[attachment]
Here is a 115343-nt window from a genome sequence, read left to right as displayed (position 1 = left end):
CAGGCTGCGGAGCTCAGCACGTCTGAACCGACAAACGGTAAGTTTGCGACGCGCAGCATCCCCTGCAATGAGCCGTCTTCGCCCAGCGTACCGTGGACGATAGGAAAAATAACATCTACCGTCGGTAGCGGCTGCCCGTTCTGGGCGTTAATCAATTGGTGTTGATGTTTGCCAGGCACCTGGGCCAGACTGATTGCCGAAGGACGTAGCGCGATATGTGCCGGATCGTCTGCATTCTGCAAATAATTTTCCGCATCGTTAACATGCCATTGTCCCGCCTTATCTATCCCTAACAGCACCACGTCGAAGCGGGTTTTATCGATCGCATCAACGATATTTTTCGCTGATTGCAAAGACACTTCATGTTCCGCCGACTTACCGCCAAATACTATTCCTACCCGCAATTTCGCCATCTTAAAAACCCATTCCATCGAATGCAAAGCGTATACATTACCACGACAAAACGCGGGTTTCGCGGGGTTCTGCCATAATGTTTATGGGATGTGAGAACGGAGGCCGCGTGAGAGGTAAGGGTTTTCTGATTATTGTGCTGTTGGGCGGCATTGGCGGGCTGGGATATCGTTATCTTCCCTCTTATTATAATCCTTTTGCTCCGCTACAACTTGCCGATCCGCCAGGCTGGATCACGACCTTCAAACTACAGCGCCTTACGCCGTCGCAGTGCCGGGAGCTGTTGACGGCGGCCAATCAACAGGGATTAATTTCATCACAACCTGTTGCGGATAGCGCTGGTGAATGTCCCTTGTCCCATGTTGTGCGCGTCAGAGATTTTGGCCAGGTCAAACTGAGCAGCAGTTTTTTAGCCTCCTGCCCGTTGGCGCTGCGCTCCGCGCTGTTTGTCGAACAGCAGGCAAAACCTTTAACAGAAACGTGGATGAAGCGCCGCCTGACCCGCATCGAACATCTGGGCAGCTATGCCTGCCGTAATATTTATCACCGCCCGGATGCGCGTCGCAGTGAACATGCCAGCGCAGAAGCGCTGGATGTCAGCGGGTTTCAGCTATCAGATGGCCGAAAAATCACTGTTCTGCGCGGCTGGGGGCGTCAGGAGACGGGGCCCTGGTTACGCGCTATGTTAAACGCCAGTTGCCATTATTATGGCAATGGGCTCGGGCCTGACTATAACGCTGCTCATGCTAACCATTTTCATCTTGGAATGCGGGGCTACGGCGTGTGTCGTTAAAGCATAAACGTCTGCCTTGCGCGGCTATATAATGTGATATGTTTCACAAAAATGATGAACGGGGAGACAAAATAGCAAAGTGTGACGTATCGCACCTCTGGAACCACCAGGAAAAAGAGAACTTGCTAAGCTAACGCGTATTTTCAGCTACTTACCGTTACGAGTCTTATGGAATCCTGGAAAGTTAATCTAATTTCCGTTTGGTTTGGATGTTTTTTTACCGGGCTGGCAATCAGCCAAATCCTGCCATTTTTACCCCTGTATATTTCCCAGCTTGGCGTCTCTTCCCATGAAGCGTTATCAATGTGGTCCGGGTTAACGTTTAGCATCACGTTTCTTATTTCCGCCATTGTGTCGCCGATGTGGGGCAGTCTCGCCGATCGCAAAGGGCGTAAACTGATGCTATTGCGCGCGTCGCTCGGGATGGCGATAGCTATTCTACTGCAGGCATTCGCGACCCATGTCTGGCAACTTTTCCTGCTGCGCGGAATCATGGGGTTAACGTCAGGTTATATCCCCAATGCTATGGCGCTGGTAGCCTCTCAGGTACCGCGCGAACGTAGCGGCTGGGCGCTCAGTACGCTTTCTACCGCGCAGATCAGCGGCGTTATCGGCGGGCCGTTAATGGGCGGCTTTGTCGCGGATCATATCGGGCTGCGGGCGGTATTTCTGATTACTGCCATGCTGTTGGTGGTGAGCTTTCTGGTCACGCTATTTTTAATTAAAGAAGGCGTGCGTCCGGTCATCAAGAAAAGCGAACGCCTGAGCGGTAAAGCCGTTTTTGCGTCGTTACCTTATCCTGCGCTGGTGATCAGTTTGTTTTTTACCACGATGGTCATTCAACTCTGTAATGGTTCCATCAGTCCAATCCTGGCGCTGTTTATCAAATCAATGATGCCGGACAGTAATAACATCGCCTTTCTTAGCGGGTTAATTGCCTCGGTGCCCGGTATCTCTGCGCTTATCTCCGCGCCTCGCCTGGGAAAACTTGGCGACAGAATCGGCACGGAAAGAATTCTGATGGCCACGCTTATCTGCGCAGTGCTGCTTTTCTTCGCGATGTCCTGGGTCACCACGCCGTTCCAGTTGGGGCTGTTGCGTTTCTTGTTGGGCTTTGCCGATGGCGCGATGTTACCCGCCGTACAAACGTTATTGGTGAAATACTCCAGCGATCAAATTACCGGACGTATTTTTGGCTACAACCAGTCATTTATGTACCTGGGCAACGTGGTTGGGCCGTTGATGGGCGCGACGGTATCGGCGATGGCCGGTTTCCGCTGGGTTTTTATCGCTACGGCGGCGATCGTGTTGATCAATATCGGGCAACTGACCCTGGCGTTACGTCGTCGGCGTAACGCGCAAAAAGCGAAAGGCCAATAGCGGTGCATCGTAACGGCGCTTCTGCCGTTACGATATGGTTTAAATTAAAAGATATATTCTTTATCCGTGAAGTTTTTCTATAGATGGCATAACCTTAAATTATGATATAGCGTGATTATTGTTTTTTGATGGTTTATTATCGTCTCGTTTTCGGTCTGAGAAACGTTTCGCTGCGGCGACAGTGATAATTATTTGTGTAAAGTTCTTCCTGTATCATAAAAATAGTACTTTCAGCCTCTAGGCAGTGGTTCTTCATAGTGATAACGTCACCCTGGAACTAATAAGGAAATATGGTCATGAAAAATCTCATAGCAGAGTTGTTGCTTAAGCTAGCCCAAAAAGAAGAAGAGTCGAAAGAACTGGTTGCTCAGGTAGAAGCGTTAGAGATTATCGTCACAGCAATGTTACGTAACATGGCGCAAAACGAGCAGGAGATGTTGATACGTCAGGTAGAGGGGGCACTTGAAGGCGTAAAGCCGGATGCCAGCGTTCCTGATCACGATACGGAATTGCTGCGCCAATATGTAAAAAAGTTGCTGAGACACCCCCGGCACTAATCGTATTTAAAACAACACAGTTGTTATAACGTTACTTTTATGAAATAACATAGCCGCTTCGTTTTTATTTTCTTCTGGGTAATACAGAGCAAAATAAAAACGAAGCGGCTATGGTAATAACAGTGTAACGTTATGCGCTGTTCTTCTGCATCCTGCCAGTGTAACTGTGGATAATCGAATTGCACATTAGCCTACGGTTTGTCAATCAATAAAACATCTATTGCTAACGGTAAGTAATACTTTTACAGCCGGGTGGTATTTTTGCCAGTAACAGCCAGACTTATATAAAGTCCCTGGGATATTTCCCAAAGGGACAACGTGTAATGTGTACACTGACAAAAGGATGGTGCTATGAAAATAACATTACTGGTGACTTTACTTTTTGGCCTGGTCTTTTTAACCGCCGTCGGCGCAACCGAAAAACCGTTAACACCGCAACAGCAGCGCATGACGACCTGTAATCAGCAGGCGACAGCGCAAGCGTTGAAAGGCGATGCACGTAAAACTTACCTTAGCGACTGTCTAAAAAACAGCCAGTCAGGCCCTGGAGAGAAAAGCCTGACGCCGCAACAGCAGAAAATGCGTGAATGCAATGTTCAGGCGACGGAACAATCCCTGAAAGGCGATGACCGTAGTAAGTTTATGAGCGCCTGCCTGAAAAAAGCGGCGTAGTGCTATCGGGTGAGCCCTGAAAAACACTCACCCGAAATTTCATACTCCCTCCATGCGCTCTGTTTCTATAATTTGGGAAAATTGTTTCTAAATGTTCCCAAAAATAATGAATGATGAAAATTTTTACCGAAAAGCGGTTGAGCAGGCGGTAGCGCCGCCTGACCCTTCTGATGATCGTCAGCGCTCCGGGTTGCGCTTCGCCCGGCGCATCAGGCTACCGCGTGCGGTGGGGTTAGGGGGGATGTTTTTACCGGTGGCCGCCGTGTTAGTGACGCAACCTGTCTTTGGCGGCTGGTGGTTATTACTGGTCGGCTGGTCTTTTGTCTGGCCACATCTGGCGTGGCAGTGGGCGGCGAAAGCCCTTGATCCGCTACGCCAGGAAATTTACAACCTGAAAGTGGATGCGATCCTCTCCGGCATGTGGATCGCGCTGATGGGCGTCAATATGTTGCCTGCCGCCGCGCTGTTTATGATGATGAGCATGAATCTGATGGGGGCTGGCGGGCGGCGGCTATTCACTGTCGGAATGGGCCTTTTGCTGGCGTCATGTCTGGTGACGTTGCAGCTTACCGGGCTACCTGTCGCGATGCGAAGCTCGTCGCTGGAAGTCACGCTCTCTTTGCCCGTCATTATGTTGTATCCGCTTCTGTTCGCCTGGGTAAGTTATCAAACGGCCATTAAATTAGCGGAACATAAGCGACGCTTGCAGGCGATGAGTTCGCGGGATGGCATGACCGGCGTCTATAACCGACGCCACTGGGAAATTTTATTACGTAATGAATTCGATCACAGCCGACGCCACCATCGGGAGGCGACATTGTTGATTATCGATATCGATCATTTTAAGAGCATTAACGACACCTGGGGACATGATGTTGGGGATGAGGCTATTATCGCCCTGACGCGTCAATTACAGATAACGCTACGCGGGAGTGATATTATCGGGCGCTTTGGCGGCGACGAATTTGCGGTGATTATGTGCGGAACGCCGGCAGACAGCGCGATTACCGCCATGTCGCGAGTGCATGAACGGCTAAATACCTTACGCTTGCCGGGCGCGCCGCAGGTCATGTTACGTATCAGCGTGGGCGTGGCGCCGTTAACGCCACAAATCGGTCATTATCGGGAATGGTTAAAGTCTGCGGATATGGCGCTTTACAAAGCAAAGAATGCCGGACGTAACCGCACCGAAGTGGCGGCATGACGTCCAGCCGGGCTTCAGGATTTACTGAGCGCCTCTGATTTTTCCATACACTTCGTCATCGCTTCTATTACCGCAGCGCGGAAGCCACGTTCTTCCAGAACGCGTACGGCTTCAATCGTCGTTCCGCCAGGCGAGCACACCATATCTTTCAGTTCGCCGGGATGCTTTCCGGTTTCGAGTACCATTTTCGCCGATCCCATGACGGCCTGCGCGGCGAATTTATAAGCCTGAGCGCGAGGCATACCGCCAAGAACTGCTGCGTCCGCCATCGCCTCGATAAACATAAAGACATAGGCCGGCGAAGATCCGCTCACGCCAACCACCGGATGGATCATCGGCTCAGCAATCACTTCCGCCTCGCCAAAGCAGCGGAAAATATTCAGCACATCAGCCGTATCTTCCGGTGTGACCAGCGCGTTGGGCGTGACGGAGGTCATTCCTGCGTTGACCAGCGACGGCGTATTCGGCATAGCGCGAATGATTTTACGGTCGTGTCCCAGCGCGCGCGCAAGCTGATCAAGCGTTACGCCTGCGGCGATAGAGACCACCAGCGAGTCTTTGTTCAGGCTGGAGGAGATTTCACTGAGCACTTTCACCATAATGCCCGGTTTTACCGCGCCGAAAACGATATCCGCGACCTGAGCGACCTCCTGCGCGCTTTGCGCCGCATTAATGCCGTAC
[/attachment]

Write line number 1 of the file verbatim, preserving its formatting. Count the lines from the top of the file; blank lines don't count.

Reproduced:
Here is a 115343-nt window from a genome sequence, read left to right as displayed (position 1 = left end):